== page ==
Monsoon Season in New Mexico
Water Barrels & Tomato Plants
New Mexico Chile Plants
Monsoon in New Mexico
Monsoon Season in New Mexico
Monsoon is the rainy season in New Mexico and generally begins in July and ends in September.
We are in the midst of the season now. We have humidity above the usual 13%, today it is 56%. It is very unusual to see any form of dew and we had some this morning at 6 a.m.
The rain usually comes in the afternoon and is often heavy. Where I live we only get 7 inches of rain a year. This year we are in a drought. We have had only an inch of our 7 inches of rain this year.
We have water barrels to catch the rain as it comes off the roof. There is a screen affixed across the top of the barrel to stop mosquitoes (a rare insect here most of the year) from breeding when it does rain. Our tomatoes are doing very well this year. Last year everyone’s tomatoes did not produce until almost the end of the season.
Now you would think that I grow the famous New Mexico Chilé, wouldn’t you? Except for the fact that EVERYONE here does. It becomes as plentiful as zucchini in the Midwest. I will trade tomatoes for chilés. So, I get all of the chilés that I want plus some!
I have also posted a picture of our xeriscape grass yard. We have grama grass and buffalo grass which grow very well on little water. This grass is a bit rougher looking in texture than the zyosia or blue grass from the Midwest USA. You don’t need to mow it but you may mow it to give more of a lawn look. We 'weed whip' ours. We are very happy with it.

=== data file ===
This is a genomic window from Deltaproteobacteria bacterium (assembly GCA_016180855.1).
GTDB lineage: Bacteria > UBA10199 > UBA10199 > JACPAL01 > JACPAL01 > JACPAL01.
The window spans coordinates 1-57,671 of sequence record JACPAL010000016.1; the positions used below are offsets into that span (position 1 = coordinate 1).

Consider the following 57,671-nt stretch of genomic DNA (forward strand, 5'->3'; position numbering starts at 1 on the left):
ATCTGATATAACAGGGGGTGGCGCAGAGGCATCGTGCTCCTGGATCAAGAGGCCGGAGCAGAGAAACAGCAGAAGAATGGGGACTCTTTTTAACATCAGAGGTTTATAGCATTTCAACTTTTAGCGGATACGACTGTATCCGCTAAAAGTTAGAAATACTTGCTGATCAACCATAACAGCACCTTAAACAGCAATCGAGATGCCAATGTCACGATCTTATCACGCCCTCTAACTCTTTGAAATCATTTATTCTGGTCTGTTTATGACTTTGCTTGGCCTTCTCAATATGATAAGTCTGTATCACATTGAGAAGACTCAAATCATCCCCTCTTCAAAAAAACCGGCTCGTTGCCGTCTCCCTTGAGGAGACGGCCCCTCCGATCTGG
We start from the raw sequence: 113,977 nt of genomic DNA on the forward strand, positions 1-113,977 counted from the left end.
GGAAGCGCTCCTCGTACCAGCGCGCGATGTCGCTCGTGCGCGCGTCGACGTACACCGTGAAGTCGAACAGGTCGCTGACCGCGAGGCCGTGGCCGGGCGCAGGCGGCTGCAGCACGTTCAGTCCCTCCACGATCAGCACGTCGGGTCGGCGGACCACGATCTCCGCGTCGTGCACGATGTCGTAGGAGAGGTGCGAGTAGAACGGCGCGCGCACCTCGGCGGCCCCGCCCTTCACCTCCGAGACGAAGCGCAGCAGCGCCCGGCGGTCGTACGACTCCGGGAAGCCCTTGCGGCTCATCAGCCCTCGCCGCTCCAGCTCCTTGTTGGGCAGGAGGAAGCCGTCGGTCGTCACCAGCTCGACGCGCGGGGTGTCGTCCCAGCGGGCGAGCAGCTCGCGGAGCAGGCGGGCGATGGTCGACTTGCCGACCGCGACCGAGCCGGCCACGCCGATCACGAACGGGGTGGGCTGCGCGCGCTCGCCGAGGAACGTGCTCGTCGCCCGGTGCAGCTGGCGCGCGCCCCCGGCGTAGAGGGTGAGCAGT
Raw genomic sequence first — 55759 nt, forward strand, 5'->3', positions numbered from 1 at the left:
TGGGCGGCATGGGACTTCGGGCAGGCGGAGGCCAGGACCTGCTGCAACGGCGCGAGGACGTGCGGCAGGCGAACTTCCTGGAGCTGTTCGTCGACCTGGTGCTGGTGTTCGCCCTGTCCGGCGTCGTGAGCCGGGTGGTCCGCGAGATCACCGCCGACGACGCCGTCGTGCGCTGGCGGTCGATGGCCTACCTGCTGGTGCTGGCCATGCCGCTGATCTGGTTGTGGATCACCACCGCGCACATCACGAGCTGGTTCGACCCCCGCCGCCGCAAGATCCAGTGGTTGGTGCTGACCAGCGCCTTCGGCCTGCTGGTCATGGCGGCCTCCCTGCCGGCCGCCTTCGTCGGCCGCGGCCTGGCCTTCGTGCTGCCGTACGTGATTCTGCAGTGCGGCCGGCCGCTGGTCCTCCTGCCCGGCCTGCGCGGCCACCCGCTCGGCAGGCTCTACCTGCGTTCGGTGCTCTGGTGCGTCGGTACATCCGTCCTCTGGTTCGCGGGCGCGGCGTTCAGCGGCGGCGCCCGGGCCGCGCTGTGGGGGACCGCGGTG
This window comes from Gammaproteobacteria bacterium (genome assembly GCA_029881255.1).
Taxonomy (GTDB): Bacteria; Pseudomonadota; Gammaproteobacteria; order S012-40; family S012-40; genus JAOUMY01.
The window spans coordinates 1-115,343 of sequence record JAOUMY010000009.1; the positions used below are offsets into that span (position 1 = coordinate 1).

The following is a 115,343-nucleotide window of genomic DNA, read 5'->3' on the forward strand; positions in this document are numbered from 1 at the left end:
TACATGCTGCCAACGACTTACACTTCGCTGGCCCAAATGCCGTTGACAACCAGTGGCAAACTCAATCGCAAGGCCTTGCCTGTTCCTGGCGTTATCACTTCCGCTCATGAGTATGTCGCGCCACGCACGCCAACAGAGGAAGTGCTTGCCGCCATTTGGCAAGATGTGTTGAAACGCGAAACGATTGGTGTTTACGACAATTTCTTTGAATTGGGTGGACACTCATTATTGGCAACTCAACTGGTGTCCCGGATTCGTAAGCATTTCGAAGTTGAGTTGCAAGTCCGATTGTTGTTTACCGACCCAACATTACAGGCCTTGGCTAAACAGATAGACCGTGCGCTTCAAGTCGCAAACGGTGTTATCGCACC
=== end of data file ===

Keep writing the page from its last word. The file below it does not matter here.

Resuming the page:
I have posted a picture of one of our raging and nasty fires as I saw it Sunday coming down the mountain from Santa Fe. When these fires are in the canyons and mesas they are very difficult to fight. The one you are seeing in the picture is the Las Conchas fire and is now 50% contained. Here is a web site for a full and interesting look at the Las Conchas fire http://www.inciweb.org/incident/2385/
This is the fire that threatened Los Alamos. The Los Alamos National Lab (LANL) was the site of the development of the atom bomb during WWII.
Now the fire is threatening pueblo land (Indian.)
Flash floods are a real problem after all the plants burn off the mountain. A well known and popular commercial apple orchard in the area was able to save their trees (not their home) and they are desperately bulldozing water channels and barriers so they do not loose the trees to flooding once a monsoon hits in the higher elevations around them.
We can have hail storms with our monsoons. One year it hailed so badly that the leaves on the trees were shredded. That was the year that many (not all) of my beloved and nurtured tomato plants were lost.
Well, that is a bit more on New Mexico from a transplanted Midwesterner.
Back to food tomorrow!
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